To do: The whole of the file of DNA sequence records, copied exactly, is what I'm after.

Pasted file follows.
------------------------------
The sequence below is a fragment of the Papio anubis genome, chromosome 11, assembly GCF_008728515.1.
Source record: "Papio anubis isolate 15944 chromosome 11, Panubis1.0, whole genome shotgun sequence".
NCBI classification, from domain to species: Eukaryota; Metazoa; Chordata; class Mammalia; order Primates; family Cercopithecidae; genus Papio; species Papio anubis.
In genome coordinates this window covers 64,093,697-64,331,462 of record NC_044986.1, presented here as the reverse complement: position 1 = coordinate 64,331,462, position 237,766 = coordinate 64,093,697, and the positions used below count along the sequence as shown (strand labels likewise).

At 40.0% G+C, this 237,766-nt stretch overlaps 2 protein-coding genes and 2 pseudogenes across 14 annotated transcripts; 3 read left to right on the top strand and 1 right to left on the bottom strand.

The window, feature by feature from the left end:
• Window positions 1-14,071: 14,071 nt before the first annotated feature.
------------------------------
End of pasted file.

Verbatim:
The sequence below is a fragment of the Papio anubis genome, chromosome 11, assembly GCF_008728515.1.
Source record: "Papio anubis isolate 15944 chromosome 11, Panubis1.0, whole genome shotgun sequence".
NCBI classification, from domain to species: Eukaryota; Metazoa; Chordata; class Mammalia; order Primates; family Cercopithecidae; genus Papio; species Papio anubis.
In genome coordinates this window covers 64,093,697-64,331,462 of record NC_044986.1, presented here as the reverse complement: position 1 = coordinate 64,331,462, position 237,766 = coordinate 64,093,697, and the positions used below count along the sequence as shown (strand labels likewise).

At 40.0% G+C, this 237,766-nt stretch overlaps 2 protein-coding genes and 2 pseudogenes across 14 annotated transcripts; 3 read left to right on the top strand and 1 right to left on the bottom strand.

The window, feature by feature from the left end:
• Window positions 1-14,071: 14,071 nt before the first annotated feature.